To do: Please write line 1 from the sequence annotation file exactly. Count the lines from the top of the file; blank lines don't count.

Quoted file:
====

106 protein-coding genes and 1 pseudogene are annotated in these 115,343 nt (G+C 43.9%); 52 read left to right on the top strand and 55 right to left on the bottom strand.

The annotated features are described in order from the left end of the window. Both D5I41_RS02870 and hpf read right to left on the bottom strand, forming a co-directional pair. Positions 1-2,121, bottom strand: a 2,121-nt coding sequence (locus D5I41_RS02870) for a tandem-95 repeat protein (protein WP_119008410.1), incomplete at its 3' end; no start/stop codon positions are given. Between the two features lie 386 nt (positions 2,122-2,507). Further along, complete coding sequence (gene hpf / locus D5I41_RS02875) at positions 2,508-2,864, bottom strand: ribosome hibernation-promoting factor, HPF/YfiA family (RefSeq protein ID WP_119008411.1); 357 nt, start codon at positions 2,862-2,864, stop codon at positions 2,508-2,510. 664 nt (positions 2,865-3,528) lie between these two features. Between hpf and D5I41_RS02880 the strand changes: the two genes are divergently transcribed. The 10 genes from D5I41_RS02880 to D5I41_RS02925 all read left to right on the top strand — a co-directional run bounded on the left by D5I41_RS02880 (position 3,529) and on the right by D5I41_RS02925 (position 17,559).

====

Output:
106 protein-coding genes and 1 pseudogene are annotated in these 115,343 nt (G+C 43.9%); 52 read left to right on the top strand and 55 right to left on the bottom strand.